I saw him play for the first time just recently at a big festival in Byron Bay, Australia called Bluesfest. It coincided with me buying my first ever chili-infused coffee from a Moroccan food tent at the festival. They were the perfect match. Both Bob and the coffee were kinda spicy and bitter, but in the best possible way. He turned off all the screens so no one could see him and he played all of his songs quite differently to what many were expecting. I thought it was a proud and bold artistic statement and I loved every minute. He’s a cheeky bastard.
I saw him in New Jersey, around 2001. I was pretty bummed actually because at the time, I’d been immersed in Another Side, Bringing It All Back Home, etc., and I was expecting to see “young Bob Dylan.” It was my own unrealistic expectations that led to my disappointment. If I saw that show today, I’d have a completely different perception.
Pegi Young (On Neil and Bob’s relationship):
There’s mutual admiration there. Probably the common denominator is that they keep changing. It’s nice that Neil is mentioned in “Highlands.” Of course, he was in a Lynyrd Skynrd lyric too.
If you listen to those early records people may not have thought that he was Pavarotti, but you could always hear the words. Albert Grossman brought me a tape in ’61 and asked me, “What do you think? People say he can’t “sing” and I said, “Oh, he can sing.” They were spectacular songs, every word was understandable, and they were for a long time. Maybe he doesn’t care anymore, I don’t know. It’s hard to argue with a genius.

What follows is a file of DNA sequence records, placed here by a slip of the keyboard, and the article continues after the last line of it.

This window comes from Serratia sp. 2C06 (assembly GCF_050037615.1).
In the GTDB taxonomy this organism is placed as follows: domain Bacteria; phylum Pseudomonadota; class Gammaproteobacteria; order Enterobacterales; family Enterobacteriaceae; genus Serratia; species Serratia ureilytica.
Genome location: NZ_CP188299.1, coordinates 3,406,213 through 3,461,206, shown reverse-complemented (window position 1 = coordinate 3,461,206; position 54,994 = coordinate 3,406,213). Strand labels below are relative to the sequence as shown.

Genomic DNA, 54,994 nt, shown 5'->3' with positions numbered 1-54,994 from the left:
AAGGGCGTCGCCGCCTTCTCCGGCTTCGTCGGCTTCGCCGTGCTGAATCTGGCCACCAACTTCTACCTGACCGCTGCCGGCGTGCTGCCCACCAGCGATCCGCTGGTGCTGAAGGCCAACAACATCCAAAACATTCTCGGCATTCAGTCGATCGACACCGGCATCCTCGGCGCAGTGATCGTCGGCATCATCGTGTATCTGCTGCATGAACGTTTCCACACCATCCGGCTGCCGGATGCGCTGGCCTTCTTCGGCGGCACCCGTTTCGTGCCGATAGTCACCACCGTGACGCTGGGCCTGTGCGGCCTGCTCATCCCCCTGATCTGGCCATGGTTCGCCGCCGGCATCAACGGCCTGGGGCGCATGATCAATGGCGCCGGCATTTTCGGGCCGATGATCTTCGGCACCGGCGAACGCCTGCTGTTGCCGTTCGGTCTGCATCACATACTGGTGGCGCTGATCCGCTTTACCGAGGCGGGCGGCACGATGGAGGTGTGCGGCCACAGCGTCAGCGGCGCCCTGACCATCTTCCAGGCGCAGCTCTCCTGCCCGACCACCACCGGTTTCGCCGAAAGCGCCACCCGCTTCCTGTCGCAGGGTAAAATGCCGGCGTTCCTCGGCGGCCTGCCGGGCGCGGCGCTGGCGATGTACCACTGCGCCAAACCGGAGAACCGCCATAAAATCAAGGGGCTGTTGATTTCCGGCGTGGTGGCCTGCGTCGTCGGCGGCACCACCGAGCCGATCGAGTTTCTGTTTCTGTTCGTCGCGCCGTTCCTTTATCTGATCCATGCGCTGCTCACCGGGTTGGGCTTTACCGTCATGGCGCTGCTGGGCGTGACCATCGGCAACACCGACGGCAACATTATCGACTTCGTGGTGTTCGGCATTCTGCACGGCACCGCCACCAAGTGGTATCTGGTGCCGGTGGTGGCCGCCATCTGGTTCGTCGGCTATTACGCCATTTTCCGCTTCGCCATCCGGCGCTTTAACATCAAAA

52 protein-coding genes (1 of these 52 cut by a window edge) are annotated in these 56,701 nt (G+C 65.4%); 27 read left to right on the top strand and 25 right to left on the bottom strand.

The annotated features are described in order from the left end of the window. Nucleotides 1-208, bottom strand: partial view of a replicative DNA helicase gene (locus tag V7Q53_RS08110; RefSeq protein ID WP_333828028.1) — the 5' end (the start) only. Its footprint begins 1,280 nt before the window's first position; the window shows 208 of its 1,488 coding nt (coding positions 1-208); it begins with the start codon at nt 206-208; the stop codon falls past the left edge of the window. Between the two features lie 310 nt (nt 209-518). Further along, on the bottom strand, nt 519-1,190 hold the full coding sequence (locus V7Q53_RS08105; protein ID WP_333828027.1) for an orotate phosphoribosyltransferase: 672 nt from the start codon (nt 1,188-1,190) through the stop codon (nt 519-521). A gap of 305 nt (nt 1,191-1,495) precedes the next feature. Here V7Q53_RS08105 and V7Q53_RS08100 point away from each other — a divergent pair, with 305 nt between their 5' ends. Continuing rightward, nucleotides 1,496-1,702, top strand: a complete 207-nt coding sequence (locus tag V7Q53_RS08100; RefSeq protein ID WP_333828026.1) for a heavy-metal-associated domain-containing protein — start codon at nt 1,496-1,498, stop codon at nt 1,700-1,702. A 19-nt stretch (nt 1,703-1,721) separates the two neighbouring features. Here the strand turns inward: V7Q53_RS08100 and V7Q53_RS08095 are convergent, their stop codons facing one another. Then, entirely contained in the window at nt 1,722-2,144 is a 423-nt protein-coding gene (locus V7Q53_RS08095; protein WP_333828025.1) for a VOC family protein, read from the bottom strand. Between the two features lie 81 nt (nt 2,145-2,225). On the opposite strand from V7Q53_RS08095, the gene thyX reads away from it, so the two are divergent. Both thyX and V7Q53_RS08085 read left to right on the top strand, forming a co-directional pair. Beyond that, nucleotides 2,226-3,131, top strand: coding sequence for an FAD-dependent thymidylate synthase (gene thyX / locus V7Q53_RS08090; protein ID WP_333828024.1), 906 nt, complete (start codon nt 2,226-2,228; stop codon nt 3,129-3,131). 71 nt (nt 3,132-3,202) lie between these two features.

I first heard him in New York City and he was the hot new thing right then. Everybody was listening to him and was very impressed with him so I went to hear him. Of course, my first thought was, “Well shit, I can sing better than that!” Then I started listening to the words [laughs]… I had to think really hard if I wanted to try and stay in the music business. He was such a good lyricist. His songs took you on voyages and I was completely impressed by the time I walked out of there.
I got to talk to him, briefly, behind the Santa Monica Civic in 1963, I believe. A bunch of us kids brought harmonica boxes for him to sign. He rolled down the window of his station wagon. He asked me: “Hey, kid, where’s the nearest liquor store?” We followed his car for a few blocks, and they stopped, and Dylan got out and danced around our car, like a circus performer, and then he got back in his station wagon and they raced off. Into history. It’s like a dream now. The next time I saw him, I was backstage at the Hollywood Bowl, and he’d just debuted “Desolation Row.” Unreal. I was standing back there next to Johnny Cash. The world turned upside down for me at that moment. I knew what I wanted to do with my life. I sort of allude to that in my song “Mesabi.”